Influential Dutch climate researcher Geert Jan van Oldenborgh passed away on Monday at the age of 59.

He was

named one of the 100 Most Influential People of 2021


Time magazine

last month

, and received a royal honor and the European Technology Achievement Award in April this year for his groundbreaking research.

Van Oldenborgh, originally a physicist, has worked at the KNMI since 1996.

Since 2019, he has also been a part-time professor at Oxford University.

Together with the German climate researcher Friederike Otto, he developed a method to determine the precise role of climate change shortly after major weather disasters.

This led to the establishment of World Weather Attribution, an international network of climate scientists and institutes.

He also made large amounts of climate statistics available via the Climate Explorer he developed, which is used worldwide via the KNMI website.

In addition to weather extremes, Van Oldenborgh was an authority on interactions between oceans and the atmosphere, such as climate effects of possible weakening of the Gulf Stream in the Atlantic Ocean.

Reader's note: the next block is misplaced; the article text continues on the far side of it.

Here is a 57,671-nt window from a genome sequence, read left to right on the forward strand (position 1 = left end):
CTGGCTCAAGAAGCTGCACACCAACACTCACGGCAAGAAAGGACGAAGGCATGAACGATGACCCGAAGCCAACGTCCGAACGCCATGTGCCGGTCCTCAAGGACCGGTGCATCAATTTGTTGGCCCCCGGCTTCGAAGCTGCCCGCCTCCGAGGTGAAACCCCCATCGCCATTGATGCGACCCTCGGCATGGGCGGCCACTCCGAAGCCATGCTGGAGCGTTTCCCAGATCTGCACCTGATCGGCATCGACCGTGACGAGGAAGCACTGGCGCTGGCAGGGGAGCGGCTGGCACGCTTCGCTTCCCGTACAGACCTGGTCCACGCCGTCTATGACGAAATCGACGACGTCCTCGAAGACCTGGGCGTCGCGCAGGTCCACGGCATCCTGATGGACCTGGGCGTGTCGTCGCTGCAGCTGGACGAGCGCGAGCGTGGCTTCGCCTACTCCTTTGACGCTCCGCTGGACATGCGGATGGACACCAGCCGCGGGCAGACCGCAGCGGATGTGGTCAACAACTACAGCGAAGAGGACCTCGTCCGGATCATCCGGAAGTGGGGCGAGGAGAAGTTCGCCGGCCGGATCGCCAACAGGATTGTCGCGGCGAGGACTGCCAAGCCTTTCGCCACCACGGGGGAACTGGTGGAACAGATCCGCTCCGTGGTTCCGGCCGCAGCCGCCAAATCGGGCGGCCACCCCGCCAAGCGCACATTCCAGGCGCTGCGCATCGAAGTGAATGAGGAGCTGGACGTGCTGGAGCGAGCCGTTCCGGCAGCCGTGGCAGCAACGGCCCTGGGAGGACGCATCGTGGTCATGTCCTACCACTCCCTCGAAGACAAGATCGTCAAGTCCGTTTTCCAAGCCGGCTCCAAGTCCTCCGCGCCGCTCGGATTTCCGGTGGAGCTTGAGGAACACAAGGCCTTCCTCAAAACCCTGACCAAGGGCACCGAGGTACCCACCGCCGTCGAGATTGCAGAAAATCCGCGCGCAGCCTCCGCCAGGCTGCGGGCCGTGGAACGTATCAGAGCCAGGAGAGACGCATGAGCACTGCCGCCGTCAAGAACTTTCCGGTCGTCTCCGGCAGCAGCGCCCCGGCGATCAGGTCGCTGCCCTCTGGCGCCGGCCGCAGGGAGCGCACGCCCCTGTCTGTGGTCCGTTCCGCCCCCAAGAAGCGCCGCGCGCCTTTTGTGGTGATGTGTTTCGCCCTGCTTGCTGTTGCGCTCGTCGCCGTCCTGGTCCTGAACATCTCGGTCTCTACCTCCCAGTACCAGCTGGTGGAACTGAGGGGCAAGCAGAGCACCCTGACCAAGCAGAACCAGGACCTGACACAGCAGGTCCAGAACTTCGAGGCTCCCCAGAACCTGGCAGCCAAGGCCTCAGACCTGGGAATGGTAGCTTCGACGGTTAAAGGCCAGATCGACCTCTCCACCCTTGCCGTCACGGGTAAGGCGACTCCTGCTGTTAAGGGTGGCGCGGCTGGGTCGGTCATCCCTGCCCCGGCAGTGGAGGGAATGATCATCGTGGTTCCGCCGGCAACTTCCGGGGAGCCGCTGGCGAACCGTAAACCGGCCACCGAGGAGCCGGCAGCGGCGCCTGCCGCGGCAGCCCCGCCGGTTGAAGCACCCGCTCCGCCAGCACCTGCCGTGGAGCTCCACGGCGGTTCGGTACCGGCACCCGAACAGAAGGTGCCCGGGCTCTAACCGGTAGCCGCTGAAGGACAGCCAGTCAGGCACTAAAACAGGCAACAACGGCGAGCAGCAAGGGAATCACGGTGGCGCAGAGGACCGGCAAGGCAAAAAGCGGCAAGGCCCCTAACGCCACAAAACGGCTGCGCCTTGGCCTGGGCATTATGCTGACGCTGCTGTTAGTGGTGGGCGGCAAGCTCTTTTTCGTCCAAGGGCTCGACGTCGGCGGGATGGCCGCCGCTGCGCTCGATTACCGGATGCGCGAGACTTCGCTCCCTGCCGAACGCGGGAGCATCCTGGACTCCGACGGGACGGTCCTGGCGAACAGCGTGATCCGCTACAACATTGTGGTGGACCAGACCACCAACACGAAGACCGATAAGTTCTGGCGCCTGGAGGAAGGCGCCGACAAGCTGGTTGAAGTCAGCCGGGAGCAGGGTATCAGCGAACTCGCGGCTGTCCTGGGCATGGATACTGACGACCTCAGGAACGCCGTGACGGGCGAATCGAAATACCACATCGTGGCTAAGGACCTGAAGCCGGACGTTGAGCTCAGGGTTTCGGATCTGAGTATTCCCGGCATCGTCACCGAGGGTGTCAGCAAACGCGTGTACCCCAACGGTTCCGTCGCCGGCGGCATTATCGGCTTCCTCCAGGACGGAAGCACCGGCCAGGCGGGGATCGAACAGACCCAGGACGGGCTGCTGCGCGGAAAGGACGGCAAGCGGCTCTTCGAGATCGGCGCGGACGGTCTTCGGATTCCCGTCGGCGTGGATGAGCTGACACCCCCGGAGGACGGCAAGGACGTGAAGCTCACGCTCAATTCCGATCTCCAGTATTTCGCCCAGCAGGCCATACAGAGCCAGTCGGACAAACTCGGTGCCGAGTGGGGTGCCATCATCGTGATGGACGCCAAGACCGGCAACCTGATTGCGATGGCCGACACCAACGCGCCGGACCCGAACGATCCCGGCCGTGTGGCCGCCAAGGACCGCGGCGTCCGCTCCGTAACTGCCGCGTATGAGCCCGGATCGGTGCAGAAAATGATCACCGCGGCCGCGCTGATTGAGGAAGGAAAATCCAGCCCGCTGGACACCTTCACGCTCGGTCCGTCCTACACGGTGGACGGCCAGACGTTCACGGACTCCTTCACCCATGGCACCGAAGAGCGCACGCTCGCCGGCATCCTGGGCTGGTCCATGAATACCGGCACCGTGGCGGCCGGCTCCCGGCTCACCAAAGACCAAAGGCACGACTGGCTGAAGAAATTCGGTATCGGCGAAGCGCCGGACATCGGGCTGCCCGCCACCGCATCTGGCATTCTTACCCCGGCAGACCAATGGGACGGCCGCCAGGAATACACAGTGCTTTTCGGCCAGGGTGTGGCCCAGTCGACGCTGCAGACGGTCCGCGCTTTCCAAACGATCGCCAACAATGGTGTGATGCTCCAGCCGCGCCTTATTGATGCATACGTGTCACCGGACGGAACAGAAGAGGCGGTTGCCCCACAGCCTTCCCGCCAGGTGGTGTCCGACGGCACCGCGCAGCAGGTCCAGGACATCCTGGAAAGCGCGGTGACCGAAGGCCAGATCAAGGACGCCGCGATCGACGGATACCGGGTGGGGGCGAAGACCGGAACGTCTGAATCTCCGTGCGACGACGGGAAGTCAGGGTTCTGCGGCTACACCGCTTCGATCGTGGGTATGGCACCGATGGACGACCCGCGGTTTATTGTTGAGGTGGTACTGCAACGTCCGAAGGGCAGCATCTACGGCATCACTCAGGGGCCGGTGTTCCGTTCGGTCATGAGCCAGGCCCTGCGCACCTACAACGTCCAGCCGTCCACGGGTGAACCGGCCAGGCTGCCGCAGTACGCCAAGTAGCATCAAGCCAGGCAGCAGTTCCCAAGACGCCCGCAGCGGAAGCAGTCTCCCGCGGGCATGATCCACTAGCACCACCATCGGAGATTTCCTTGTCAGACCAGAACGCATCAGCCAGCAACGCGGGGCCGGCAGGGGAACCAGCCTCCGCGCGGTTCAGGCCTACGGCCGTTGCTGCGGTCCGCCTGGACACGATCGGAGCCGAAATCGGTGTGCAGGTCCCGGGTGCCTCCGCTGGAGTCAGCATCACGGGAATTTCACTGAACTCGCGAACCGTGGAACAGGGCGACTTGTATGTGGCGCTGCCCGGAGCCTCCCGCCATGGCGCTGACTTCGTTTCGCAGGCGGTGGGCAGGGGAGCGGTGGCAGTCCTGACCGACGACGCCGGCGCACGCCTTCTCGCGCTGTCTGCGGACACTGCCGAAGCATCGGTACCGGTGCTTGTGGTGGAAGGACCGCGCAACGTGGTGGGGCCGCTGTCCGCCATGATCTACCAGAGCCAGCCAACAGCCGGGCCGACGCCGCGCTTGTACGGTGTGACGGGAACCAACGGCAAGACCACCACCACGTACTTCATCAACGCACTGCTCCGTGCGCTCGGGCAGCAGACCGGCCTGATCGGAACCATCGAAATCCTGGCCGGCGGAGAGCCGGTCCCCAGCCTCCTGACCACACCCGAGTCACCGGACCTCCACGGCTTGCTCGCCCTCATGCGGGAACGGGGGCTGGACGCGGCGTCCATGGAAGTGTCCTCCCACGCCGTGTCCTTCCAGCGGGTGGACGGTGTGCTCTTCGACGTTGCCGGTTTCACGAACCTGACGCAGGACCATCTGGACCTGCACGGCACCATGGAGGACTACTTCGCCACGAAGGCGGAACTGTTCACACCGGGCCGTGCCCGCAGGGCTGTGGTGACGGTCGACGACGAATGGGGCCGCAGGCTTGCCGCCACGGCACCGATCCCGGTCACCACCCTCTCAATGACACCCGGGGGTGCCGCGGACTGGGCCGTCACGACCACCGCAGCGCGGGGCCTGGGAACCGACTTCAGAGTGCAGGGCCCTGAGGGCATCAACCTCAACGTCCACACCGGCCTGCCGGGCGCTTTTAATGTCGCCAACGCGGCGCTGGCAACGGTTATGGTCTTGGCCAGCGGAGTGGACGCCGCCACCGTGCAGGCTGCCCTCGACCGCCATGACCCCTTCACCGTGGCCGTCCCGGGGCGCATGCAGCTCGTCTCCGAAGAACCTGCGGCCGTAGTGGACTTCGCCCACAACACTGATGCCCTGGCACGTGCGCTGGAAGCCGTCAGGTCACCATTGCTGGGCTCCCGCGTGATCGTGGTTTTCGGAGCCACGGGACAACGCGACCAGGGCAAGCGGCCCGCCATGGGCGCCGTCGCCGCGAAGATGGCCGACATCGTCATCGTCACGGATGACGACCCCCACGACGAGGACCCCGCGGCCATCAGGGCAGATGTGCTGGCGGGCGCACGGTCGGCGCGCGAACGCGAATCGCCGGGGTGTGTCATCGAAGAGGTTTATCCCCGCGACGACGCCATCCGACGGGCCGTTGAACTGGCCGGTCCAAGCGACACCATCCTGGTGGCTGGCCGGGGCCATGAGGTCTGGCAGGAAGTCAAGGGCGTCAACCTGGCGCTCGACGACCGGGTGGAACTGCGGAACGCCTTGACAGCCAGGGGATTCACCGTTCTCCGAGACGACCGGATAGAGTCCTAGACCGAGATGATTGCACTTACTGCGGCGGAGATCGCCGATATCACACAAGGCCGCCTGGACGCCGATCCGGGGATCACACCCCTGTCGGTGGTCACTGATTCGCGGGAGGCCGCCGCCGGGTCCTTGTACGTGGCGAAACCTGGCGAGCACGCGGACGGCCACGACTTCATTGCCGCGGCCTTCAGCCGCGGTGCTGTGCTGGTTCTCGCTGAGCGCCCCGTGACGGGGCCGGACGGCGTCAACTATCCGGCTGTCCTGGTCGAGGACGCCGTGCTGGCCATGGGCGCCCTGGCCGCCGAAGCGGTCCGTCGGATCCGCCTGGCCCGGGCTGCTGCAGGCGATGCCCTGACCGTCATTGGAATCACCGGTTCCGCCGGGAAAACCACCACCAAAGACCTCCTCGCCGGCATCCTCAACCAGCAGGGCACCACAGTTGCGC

How much warmer does it actually get?

For, Van Oldenborgh answered our first climate question, with which we started the series: how much warmer is it actually getting?

He also took on the fourth climate question: will climate change make it wetter or drier?

Despite a long illness, Van Oldenborgh continued to contribute to climate science until the last moment.

The last time he gave an explanation on was in July, when he presented his research into the causes of the extreme heat in Canada.

See also: Climate change: How much warmer is it actually getting?

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